Yeah, we know it’s not even Thanksgiving yet, but that hasn’t stopped the advertisers and the studios from assaulting us with Christmas-related stuff. So what better way to take the edge off the early holiday onslaught by tipping back a glass or two of eggnog and watching one of the bigger early Christmas releases. And if you’re lucky, Jim Carrey may just start to look less creepy as you move through this film.

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Drinking Games

If everything had gone perfectly back in 1985, Doc Brown would have rolled into our future this week on October 25, 2010. But that wasn’t the case, and thus started one of the greatest motion picture trilogies of all time. Back to the Future is out on Blu-ray for the first time in a box set (and also on DVD), so not counting the hours of special features, you can spend six hours revisiting the entire saga. And if you’re going to spend that much time watching the movies, you’re gonna need to have something to drink with that.

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A highly anticipated sequel, Scorsese and De Niro back together, and another from a Japanese legend round out our list of what we’re looking forward to most this year.

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I’m hoping that a casting director for Robert Zemeckis asked Cary Elwes to star in Yellow Submarine, and he answered, “As you wish.”

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YellowSubmarine

Robert Zemeckis is moving forward with his remake of a movie based on one of the lesser works of pop icons who didn’t even appear in the first film. Explain to me why this is relevant.

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Brian Salisbury goes into Robert Zemeckis’ highly animated retelling of A Christmas Carol with high hopes. He emerges however, with less than high praise.

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Kevin Carr takes a look at this week’s movie releases, including A Christmas Carol, The Fourth Kind and The Box.

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Will Disney’s A Christmas Carol worm it’s way into your hearts and homes and become as much of a holiday staple as rum balls and spotted dick are now? Rob Hunter answers this and more…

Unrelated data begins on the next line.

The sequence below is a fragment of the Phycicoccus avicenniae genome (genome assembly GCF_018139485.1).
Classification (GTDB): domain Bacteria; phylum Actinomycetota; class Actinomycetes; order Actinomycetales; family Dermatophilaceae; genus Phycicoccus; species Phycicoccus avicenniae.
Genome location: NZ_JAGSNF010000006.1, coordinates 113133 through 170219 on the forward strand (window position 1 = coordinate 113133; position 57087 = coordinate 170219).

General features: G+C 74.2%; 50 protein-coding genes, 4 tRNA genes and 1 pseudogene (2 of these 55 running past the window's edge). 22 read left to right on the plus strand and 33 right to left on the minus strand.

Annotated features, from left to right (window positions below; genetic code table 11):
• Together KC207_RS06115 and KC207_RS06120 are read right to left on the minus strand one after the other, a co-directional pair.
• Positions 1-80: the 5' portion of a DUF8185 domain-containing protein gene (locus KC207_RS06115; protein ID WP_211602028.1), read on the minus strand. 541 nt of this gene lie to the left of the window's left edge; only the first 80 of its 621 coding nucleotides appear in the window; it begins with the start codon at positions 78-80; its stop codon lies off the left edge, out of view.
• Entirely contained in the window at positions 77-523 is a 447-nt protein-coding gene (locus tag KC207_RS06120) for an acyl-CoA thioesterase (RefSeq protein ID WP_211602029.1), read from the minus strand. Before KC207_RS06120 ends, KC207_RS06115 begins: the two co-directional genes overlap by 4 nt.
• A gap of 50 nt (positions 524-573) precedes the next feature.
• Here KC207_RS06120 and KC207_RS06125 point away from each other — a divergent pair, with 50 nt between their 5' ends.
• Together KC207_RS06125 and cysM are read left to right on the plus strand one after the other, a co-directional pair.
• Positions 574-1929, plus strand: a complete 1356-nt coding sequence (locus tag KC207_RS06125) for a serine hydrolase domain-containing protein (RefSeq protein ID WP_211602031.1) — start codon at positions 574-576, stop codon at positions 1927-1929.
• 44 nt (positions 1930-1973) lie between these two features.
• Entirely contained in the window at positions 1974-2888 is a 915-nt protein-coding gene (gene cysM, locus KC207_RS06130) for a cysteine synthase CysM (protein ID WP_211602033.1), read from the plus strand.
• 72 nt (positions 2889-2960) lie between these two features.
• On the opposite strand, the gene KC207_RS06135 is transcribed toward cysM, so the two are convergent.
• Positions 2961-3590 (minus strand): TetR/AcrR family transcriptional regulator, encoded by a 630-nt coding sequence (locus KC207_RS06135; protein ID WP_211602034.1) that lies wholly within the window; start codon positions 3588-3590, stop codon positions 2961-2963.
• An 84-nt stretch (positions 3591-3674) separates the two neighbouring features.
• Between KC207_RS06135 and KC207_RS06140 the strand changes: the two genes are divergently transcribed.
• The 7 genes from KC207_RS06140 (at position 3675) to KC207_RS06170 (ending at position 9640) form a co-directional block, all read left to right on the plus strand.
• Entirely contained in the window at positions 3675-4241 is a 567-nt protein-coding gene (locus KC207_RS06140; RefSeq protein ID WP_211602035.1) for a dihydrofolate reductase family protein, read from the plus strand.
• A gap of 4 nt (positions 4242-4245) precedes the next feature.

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Fat Guys at the Movies

Kevin and Neil stare at some goats, grumble about not being allowed to open a box, visit the uncanny valley and debate whether Kevin is spoiling the viewing experience for The Fourth Kind.

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I would bet my life that I’ve seen this full trailer for A Christmas Carol before, but apparently its brand new. Either I’m psychic or I’ve gone insane. As a test, I’ll need you to choose a number between 1 and 100. Was it 43?

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Poster goodness for I Love You Phillip Morris and A Christmas Carol.

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Strangely enough, it’s the look of the animation that will nauseate and not just Jim Carrey playing Scrooge playing Jim Carrey in Robert Zemeckis’s latest.

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The folks at Yahoo have debuted the first poster for Disney’s upcoming CG-animated film A Christmas Carol from director Robert Zemeckis. The poster features the CG-version of Jim Carrey as a very creepy looking Ebenezer Scrooge.

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Like LL Cool J said, “Don’t call it a comeback. The Early Edition’s been here for weeks.” Or something like that.

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You may have heard about all of this Forrest Gump 2 talk that is going on during the Benjamin Button press tour. And well, we’ve got some details — and there somewhat interesting.

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Romancing the Stone

Fox is hoping to recreate the magic with a remake of Romancing the Stone, and have tapped Daniel McDermott to write it. So what does this tell us? Besides the obvious that Hollywood is brain-dead I mean.

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published: 11.21.2014
D
published: 11.21.2014
B+
published: 11.19.2014
C+
published: 11.19.2014
B-, C